Types of Water Filters

Water filters come in a variety of forms from pitchers, refrigerator filters and faucet and under-the-sink models to whole-house systems that combine multiple types of filter media. It’s important to identify the contaminants you need filtered and then do comprehensive research to determine the best type of filter for you.


Reverse Osmosis

Using a partially permeable membrane to separate ions and unwanted molecules from water molecules, reverse osmosis systems remove some of the most dangerous contaminants from water. These include lead, asbestos and 82 other potentially harmful chemicals that can cause illness or even death. The resulting water is considered to be among the safest forms of drinking water, and it has even ended boil water advisories in some communities.

Water filtered through reverse osmosis is also more likely to be free of bacteria and other pathogens, which is why it’s so popular in many countries where water quality is less than ideal. It’s even used to produce pure water for industries like pharmaceuticals, boiler feed and metal finishing.

Since reverse osmosis systems use a lot of pressure to operate, they need a sediment pre-filter and carbon post-filter in advance of the membrane. These filters also help to prevent the membrane from fouling with bacterial growth, chlorine and iron. This is why they are often combined with water softeners. The salt rejection rate is an important metric to look for in reverse osmosis systems. The lower the amount of salt that passes through, the better the system is performing.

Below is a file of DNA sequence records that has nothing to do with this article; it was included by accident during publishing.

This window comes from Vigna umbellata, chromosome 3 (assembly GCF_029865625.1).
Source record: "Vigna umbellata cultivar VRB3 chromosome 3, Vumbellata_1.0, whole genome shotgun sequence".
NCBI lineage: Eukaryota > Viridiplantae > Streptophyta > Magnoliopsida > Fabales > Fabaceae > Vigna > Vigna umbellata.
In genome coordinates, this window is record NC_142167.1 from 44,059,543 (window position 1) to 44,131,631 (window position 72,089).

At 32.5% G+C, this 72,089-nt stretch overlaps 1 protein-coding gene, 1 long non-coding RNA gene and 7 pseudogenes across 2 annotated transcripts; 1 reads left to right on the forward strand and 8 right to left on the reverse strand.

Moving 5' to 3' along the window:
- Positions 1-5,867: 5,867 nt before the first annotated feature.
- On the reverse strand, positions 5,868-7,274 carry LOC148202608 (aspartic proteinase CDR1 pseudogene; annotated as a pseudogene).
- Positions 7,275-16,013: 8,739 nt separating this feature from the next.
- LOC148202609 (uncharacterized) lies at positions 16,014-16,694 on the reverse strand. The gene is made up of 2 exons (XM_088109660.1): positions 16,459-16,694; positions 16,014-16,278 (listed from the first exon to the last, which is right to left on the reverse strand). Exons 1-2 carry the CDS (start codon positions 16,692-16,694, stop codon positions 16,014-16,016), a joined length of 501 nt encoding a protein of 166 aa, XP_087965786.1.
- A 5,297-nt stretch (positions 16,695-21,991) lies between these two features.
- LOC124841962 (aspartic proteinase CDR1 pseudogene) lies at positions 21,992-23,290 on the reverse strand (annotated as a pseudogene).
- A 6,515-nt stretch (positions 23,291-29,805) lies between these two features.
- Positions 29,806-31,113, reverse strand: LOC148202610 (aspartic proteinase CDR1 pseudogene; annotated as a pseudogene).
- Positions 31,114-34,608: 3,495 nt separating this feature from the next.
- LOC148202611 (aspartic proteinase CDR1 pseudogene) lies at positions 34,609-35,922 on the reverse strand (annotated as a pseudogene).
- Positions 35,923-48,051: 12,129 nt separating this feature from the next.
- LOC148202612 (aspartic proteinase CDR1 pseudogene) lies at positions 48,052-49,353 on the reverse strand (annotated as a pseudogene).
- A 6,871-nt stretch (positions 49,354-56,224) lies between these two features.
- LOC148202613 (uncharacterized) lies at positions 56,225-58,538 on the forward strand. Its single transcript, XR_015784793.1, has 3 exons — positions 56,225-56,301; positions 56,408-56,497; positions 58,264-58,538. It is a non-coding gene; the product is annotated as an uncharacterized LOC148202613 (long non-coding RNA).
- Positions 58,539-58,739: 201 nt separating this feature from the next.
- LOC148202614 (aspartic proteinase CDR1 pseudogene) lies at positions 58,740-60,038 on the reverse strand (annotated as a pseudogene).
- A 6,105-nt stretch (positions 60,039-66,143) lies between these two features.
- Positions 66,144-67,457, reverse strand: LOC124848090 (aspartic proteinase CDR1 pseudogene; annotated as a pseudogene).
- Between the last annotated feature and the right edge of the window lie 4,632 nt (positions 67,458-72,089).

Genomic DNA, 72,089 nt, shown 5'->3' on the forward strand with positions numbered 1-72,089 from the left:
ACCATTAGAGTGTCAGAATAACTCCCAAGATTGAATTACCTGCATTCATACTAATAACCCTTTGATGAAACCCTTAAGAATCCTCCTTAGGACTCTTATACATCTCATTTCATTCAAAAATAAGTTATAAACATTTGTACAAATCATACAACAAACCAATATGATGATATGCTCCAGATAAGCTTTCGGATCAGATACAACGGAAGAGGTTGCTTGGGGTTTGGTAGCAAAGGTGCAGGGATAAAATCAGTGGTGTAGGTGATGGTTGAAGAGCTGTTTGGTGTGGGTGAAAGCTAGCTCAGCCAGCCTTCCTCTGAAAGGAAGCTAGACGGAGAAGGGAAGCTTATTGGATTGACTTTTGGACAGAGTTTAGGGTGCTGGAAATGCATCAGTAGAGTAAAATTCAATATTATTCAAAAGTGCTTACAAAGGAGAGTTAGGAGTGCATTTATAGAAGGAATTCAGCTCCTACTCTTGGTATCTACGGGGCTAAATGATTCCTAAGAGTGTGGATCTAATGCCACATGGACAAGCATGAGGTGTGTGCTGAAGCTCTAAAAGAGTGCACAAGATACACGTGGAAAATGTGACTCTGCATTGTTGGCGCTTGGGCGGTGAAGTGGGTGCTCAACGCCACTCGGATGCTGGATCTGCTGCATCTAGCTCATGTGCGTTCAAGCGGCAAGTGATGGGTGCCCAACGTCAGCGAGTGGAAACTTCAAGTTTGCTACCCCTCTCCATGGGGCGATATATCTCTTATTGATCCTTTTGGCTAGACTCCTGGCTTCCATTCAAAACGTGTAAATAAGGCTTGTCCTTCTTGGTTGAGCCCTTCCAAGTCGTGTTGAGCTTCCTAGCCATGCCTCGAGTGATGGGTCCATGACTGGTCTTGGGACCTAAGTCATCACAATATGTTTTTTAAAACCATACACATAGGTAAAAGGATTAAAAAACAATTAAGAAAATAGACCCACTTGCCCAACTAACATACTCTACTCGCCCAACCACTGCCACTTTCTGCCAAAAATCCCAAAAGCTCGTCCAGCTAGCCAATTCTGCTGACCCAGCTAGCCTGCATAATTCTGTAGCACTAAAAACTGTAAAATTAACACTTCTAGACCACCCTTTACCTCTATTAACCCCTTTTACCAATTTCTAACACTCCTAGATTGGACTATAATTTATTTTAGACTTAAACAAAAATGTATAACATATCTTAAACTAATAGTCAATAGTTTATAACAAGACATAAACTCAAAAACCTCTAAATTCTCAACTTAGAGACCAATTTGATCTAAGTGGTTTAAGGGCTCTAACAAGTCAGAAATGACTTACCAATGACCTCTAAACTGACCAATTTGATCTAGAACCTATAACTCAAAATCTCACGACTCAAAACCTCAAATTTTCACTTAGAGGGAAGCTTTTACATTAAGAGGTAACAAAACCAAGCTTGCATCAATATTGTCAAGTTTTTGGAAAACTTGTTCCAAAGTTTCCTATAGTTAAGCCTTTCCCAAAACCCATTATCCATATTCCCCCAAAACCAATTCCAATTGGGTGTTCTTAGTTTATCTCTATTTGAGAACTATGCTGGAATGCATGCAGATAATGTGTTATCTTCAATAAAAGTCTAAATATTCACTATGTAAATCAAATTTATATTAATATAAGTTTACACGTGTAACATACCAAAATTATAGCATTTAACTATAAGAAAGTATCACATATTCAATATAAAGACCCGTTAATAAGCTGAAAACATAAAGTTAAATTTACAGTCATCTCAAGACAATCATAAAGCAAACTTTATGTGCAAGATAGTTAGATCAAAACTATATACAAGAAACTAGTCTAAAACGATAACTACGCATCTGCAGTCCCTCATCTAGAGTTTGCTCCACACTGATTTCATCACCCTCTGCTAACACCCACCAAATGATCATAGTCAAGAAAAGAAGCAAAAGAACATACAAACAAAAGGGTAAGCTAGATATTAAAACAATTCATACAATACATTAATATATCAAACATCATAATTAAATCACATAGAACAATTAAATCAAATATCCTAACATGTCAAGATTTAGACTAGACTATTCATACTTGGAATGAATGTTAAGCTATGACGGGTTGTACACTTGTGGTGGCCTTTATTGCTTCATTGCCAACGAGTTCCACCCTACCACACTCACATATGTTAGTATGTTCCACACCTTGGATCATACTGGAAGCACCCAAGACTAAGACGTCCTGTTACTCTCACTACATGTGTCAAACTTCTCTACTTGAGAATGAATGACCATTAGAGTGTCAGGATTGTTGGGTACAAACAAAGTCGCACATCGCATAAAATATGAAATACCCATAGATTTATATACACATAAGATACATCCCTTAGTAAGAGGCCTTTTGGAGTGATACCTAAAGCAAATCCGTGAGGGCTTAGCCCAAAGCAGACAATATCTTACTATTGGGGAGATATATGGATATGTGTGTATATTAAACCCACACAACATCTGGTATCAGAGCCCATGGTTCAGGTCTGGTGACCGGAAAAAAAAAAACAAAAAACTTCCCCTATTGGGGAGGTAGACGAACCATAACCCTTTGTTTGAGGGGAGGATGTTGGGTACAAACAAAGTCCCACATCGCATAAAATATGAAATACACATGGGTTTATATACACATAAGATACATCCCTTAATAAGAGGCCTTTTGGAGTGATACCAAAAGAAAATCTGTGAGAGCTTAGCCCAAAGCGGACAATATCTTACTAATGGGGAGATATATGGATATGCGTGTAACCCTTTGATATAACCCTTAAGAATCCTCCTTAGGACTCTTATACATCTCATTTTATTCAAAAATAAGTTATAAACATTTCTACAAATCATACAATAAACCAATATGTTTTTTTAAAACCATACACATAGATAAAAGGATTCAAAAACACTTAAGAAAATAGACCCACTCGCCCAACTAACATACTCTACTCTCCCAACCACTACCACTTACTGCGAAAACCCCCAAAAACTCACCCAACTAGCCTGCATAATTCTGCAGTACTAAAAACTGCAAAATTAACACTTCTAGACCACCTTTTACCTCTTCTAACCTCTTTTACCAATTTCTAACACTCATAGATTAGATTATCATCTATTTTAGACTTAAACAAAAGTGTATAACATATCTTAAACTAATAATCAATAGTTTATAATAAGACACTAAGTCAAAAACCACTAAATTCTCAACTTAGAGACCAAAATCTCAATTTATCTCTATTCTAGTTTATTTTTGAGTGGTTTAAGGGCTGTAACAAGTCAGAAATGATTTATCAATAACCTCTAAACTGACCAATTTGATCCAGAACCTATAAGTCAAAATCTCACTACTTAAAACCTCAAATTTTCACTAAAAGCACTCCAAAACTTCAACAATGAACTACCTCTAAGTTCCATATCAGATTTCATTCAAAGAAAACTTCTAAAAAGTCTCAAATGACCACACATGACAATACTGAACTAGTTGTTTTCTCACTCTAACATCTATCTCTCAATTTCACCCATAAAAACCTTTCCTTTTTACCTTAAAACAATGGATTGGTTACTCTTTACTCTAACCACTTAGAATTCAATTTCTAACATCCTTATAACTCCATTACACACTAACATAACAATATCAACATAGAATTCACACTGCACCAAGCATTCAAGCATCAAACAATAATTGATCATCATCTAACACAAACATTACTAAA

Sediment water filters work to remove large dirt particles from your home’s drinking water. This makes the water clearer and better tasting. These types of filters don’t have the ability to remove chemicals, heavy metals or bacteria.

Sediments are a natural part of aquatic ecosystems, but their quantity and characteristics can affect the physical and chemical integrity of waterways. Excessive sediment in streams can result in high turbidity, which obstructs sunlight and limits photosynthesis, reduces biologically available oxygen and increases water temperature. Sediment can also transport other pollutants, such as nutrients, metals, organic chemicals and pathogens, from land to water.

Different sediment filter models use different techniques to trap particulates. Some have large surface areas to catch huge volumes of debris, while others use depth filtration. These push the water through walls of filter media that grow tighter as it moves toward the center, catching more and more smaller debris particles. These filters are usually rated by their micron rating, which tells you what size of particle they can catch. This information can help you find the right one for your home.

Chemical Compatibility

Water filters help remove chemical impurities from drinking water which can affect its taste and odor. They are also able to prevent the formation of limescale in pipes and fixtures. The filter works by absorbing the chemicals through the use of carbon granules. Activated carbon is jam-packed with nooks and crannies that can trap impurities. Common types of carbon used in the filter are coconut shell, wood-based and bituminous coal.